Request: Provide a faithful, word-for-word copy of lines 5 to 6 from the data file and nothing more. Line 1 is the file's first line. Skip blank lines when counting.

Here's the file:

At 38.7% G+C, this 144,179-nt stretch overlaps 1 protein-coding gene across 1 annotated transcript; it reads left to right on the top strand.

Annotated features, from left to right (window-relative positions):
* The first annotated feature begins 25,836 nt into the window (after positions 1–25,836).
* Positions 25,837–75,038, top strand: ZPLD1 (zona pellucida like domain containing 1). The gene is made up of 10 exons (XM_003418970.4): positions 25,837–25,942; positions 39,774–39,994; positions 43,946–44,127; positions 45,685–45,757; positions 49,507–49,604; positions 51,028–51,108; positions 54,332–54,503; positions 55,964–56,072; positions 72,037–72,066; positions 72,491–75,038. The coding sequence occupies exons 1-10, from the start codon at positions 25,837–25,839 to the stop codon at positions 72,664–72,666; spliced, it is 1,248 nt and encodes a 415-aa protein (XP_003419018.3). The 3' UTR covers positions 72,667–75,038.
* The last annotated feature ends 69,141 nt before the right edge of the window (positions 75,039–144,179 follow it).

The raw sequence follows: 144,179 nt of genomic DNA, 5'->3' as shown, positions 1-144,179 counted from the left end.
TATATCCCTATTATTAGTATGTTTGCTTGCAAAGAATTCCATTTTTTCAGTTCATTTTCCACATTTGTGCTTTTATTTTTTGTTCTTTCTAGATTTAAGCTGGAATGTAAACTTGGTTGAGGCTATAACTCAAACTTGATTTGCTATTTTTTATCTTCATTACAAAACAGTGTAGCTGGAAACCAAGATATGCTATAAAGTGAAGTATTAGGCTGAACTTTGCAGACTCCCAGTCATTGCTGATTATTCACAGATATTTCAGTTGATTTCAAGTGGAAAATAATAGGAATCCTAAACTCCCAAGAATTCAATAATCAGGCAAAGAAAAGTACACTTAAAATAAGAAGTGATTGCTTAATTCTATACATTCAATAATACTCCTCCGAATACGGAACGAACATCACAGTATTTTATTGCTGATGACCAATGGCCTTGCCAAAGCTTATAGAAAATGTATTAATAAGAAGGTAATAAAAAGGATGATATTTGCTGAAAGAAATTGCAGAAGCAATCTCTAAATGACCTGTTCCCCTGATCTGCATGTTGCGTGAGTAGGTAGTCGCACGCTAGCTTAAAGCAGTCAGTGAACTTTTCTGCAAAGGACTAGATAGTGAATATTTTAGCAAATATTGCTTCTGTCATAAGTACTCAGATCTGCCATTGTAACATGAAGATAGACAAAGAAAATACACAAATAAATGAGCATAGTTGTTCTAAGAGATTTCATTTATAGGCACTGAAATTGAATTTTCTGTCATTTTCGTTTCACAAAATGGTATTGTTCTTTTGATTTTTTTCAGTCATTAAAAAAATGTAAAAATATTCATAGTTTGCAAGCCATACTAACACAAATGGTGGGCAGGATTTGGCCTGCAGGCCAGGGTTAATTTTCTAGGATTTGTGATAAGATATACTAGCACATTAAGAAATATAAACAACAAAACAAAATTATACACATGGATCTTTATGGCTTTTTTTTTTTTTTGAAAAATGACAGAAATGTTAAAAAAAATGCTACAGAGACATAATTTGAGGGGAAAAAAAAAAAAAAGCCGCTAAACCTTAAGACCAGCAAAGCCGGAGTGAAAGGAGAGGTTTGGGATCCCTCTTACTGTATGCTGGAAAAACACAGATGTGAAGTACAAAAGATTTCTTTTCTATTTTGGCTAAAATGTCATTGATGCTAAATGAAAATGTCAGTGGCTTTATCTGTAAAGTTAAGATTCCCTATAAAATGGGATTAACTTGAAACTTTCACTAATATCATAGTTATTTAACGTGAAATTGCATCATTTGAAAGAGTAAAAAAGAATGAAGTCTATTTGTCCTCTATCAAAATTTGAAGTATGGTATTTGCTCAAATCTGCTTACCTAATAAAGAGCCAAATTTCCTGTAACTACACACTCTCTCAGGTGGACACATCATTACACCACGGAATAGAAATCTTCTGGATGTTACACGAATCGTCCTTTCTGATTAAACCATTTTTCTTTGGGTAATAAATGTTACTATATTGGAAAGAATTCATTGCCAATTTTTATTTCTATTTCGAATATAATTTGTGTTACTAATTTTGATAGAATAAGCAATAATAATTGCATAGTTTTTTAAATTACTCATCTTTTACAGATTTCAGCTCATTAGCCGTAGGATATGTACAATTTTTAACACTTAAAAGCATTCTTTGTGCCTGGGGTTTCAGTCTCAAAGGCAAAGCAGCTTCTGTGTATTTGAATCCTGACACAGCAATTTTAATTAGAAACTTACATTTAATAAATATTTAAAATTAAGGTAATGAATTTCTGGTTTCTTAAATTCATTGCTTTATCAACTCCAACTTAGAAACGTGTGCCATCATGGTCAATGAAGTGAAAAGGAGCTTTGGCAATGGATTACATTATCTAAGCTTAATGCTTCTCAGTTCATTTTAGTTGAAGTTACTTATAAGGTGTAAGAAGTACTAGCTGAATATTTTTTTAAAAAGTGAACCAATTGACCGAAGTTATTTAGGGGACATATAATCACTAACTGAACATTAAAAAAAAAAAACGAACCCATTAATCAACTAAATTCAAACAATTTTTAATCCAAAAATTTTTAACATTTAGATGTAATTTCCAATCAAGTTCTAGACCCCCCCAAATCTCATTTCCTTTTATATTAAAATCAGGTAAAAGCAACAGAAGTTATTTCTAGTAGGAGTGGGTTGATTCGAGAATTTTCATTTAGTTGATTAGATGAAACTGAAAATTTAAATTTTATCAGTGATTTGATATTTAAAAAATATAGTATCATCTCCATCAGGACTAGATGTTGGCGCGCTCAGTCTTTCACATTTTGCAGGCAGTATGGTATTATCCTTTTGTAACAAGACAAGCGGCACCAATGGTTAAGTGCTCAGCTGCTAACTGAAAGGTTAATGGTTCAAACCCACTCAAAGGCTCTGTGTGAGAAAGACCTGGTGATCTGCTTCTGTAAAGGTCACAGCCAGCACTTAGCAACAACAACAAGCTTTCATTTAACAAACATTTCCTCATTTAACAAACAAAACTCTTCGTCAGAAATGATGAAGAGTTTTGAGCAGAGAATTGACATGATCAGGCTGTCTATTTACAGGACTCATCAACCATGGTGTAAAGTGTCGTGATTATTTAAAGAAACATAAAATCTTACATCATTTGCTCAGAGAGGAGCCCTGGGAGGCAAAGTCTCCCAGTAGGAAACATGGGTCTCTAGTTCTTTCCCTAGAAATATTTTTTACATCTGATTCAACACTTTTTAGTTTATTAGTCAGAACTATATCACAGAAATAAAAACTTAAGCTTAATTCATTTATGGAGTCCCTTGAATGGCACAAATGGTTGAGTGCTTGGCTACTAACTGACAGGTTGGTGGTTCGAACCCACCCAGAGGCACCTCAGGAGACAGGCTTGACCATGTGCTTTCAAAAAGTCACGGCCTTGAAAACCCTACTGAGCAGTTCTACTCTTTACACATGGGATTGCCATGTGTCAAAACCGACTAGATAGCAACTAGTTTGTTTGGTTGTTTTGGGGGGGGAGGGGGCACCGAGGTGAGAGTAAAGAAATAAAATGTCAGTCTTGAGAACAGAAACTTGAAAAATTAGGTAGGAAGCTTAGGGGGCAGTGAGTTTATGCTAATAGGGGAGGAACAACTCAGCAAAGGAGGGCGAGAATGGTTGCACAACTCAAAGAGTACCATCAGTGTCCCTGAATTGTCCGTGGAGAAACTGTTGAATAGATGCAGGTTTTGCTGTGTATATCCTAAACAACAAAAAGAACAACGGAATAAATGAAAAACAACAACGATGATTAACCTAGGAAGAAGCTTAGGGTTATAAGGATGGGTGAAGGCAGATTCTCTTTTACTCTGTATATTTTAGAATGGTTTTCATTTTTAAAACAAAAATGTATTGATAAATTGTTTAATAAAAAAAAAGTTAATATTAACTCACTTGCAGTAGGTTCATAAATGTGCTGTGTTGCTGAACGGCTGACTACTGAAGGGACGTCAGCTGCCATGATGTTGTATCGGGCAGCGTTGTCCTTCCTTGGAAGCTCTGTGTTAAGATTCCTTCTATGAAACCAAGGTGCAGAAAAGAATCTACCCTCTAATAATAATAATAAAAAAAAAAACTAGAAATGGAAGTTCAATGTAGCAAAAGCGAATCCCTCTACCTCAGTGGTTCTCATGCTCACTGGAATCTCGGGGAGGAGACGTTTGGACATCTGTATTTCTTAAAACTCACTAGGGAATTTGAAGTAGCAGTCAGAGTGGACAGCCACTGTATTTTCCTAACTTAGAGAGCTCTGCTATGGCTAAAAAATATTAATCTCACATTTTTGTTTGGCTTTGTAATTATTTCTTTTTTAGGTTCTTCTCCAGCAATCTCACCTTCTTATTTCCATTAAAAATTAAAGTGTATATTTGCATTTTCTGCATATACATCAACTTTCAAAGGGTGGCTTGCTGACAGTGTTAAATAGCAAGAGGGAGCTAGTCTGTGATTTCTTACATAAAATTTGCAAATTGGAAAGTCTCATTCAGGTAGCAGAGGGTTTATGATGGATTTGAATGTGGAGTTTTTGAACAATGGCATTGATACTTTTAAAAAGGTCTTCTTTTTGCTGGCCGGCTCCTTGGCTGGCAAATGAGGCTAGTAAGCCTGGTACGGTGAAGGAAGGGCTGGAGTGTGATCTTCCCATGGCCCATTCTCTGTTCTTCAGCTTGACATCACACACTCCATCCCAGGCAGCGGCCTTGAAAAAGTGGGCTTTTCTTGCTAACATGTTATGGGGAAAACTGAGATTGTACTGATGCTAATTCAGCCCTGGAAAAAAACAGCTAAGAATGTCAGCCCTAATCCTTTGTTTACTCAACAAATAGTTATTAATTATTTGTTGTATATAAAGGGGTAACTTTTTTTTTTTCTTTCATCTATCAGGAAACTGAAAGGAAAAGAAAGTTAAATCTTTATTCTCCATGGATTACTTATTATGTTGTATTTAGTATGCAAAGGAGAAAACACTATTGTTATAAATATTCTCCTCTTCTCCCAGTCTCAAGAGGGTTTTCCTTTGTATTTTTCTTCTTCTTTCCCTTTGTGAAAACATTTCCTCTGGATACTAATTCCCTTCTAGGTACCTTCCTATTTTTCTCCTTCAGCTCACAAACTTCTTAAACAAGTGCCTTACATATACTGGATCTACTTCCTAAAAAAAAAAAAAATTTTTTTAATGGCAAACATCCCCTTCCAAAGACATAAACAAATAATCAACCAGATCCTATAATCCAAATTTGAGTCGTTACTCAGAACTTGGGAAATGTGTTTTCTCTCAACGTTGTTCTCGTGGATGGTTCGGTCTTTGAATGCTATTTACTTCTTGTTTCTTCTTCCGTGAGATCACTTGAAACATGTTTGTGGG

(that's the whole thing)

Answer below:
* The last annotated feature ends 69,141 nt before the right edge of the window (positions 75,039–144,179 follow it).

The raw sequence follows: 144,179 nt of genomic DNA, 5'->3' as shown, positions 1-144,179 counted from the left end.